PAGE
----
And just yesterday I met and the NATO Council met with the OSCE, the German chairmanship and the Secretary General, Ambassador Zannier, and we met with him to address exactly the importance of developing more transparency, more predictability for instance related to something called the Vienna Document which is a document which regulates especially military exercises. We have raised with our Russian counterparts several times the need for strengthening these kind of mechanisms and this is an issue which we will continue to discuss both in the OSCE framework but also directly with Russia.
We are looking into the possibility of holding a NATO-Russia Council meeting, we have never suspended the council but we think at the same time now it’s time to have, to look into the possibility of having a meeting. No final decision has been taken but we will also discuss this with the Russian delegation at NATO and then make a final decision on when to have such a meeting.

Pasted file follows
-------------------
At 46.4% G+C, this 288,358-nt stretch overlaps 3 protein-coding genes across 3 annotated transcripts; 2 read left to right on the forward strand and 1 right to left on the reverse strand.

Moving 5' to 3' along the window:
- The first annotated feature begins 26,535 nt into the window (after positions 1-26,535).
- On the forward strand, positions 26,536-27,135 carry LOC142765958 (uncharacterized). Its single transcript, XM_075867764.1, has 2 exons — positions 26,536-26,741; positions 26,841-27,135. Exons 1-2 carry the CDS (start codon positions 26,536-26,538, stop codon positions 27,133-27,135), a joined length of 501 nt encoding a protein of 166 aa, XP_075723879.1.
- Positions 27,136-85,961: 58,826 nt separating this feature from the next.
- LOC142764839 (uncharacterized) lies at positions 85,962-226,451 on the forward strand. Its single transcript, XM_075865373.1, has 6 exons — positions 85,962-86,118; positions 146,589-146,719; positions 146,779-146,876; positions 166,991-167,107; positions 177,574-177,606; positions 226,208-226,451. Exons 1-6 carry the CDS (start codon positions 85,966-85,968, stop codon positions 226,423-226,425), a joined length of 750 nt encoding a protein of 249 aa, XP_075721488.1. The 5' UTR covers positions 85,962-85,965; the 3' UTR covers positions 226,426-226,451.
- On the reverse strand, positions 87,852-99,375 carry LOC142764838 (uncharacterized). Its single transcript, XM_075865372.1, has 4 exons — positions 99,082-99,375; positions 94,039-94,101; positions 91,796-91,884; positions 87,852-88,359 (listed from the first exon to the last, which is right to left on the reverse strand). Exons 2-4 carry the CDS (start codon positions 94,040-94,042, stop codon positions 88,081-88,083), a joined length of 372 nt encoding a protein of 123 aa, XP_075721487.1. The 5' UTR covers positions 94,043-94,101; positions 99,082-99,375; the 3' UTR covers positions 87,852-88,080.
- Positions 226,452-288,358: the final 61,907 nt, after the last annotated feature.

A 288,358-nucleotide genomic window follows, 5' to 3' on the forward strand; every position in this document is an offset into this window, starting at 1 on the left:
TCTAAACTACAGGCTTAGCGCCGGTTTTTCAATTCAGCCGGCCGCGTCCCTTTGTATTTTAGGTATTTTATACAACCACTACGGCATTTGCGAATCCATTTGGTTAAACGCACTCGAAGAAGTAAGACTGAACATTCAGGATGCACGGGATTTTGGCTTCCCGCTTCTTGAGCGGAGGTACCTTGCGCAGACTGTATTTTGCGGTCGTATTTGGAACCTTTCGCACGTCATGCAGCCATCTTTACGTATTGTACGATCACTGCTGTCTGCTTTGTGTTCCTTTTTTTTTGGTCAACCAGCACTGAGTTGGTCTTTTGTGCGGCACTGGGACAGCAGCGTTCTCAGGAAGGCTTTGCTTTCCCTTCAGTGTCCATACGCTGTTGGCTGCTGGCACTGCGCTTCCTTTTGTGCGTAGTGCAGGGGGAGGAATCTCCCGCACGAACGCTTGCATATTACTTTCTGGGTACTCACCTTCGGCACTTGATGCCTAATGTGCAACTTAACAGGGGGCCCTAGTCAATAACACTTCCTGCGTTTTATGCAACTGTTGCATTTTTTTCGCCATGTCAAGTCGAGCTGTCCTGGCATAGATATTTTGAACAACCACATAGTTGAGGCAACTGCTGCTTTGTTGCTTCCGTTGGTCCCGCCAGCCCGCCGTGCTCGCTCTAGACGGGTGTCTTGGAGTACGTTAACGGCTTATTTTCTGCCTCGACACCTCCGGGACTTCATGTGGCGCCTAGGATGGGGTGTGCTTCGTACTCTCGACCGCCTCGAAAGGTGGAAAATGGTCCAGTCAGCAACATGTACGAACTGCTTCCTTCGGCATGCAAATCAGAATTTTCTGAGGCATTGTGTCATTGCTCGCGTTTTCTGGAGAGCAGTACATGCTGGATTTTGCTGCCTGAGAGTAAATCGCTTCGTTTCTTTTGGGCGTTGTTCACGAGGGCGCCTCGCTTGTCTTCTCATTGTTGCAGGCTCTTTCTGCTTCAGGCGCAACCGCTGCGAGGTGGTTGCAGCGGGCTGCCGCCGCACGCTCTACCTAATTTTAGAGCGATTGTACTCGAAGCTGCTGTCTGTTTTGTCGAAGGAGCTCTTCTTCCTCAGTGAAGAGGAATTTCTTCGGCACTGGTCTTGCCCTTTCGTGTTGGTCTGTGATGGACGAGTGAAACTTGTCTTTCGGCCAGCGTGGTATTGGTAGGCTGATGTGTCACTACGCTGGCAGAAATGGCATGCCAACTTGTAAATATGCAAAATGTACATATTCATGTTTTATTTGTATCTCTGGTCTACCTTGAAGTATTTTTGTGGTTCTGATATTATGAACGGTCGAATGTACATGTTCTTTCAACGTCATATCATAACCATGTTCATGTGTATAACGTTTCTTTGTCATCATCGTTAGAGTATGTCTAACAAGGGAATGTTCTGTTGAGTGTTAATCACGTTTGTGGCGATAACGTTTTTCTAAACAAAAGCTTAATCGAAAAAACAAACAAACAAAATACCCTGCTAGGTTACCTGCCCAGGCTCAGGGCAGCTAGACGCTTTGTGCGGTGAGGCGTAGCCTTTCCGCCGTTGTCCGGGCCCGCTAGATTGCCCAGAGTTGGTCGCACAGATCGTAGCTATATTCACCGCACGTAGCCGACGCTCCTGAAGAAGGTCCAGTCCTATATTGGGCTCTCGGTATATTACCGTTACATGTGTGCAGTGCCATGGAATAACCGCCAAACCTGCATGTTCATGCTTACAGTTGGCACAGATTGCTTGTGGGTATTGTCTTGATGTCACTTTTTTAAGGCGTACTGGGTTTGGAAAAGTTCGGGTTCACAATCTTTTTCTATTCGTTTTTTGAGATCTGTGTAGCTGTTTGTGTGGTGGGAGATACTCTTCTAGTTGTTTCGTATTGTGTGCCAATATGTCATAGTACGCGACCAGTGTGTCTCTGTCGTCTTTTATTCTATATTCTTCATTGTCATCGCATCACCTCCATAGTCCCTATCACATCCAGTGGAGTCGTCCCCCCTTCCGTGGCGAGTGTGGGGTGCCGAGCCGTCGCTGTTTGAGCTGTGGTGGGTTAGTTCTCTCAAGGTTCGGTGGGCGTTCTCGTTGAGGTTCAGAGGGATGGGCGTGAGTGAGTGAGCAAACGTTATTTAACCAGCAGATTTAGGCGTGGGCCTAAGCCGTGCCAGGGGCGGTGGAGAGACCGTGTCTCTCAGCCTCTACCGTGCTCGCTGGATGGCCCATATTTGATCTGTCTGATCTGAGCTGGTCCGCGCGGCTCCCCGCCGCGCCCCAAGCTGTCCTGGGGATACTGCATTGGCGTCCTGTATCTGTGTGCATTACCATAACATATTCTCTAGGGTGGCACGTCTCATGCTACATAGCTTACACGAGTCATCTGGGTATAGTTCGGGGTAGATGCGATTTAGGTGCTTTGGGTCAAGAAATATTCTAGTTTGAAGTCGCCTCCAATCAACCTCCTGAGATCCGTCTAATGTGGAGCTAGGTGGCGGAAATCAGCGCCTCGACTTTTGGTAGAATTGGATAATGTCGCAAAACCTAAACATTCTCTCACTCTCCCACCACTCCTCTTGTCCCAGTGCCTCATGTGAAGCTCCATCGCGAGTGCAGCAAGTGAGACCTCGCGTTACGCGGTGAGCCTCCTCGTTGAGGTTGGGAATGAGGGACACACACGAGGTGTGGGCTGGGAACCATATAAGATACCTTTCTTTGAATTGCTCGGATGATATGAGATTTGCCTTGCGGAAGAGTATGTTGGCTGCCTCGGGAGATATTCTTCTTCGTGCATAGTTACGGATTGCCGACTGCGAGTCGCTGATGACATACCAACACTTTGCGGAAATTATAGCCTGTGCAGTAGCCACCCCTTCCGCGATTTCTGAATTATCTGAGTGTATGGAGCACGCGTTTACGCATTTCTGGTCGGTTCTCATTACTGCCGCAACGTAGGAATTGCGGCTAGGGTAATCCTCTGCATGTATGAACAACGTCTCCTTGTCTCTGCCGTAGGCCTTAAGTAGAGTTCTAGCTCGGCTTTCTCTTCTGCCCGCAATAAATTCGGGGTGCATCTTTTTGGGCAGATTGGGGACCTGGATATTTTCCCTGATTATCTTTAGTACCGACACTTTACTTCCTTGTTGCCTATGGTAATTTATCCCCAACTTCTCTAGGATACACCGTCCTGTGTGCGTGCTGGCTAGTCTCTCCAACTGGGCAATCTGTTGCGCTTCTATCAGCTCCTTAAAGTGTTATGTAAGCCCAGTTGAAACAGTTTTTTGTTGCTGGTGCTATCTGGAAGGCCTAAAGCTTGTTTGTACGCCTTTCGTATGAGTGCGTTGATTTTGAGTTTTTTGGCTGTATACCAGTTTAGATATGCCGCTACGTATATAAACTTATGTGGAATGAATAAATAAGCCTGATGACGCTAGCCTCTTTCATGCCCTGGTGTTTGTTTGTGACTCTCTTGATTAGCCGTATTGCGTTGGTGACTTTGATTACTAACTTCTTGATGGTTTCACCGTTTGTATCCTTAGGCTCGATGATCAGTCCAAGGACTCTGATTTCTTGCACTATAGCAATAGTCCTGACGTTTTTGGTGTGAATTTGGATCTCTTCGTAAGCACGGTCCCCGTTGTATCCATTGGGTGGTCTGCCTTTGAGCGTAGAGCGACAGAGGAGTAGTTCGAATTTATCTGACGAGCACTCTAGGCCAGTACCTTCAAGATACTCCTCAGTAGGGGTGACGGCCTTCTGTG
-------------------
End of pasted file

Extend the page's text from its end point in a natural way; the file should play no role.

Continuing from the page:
Oana Lungescu: German Radio, Kai Kirchner.
Q: Mr. Secretary General, Kai Kirchner, ARD German Radio. Just a quick follow up to the US request to join the anti-IS coalition and the AWACS planes. I think it’s safe to say that from Berlin there haven’t been any cries of joy resonating in Brussels since that request. Are you in touch with the German side concerning the AWACS request since German troops are very much involved in this? And do you foresee any date for a decision to be taken? Will that be also a topic for the Defence Ministers meeting in February?